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Tropheus Disease, Health and Nutrition Discussion of Tropheus diseases, general health, nutrition and water conditions.

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  #21  
Old 05-30-2013
swk
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I would certainly consider doing this with rare, expensive petros, but seems like more trouble than it's worth for standard issue trophs.

Having said that, thanks for sharing your experience with the community Andrew!

I used to do this quite a bit with a frilled dragon that would go off food from time to time. The first time you do it can be a bit nerve-wracking, but once you get comfortable with the procedure it's very easy to perform
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  #22  
Old 06-02-2013
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Originally Posted by swk View Post
I would certainly consider doing this with rare, expensive petros, but seems like more trouble than it's worth for standard issue trophs.

Having said that, thanks for sharing your experience with the community Andrew!

I used to do this quite a bit with a frilled dragon that would go off food from time to time. The first time you do it can be a bit nerve-wracking, but once you get comfortable with the procedure it's very easy to perform
I see your point. Just want to save as many as possible. Sometimes can't though.
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  #23  
Old 06-02-2013
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I recently had my alpha male not eat for three weeks. He survived on algae. Then one day he started eating like a pig out of the blue. Some fish are so weird. He wasnt even sick.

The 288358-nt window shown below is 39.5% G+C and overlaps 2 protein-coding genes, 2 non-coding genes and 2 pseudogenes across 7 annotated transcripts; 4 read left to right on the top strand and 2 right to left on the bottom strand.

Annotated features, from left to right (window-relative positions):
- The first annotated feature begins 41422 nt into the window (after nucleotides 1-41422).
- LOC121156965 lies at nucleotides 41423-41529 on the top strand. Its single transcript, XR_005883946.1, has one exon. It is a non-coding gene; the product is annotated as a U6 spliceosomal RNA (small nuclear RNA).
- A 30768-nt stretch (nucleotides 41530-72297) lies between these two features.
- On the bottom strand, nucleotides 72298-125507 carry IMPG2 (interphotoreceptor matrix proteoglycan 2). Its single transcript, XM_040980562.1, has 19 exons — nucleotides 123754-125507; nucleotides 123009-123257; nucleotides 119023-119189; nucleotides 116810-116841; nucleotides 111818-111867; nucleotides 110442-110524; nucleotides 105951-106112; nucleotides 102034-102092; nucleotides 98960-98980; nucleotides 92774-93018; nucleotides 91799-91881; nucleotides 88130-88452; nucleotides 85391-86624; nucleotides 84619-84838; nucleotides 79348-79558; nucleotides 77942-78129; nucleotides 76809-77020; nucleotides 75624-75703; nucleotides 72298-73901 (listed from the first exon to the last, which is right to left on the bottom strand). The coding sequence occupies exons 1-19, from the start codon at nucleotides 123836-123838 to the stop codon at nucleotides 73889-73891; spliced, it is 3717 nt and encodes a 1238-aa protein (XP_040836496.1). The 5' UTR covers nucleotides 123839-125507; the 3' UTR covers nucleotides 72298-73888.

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  #24  
Old 06-02-2013
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I recently had my alpha male not eat for three weeks. He survived on algae. Then one day he started eating like a pig out of the blue. Some fish are so weird. He wasnt even sick.
Yeah, I think that Ill only use this to flush a constapated fish in the future if need be... picky eaters Ill just let them eat on their own and if they dont, well it is what it is.
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  #25  
Old 06-02-2013
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I am curious if the force fed fish would ever learn to eat commercially prepared food on their own or if it would always be necessary to force feed?
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  #26  
Old 06-02-2013
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Gene, I think it's just a method to keep the fish alive and to keep it from getting too weak as a result of not eating. I've lost some wild fish not from sickness but for the lack of eating. I think this method would give the fish more time to get accustomed to eating our processed foods. I'm not bold enough to try it yet but it's a good idea.

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  #27  
Old 06-02-2013
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I am curious if the force fed fish would ever learn to eat commercially prepared food on their own or if it would always be necessary to force feed?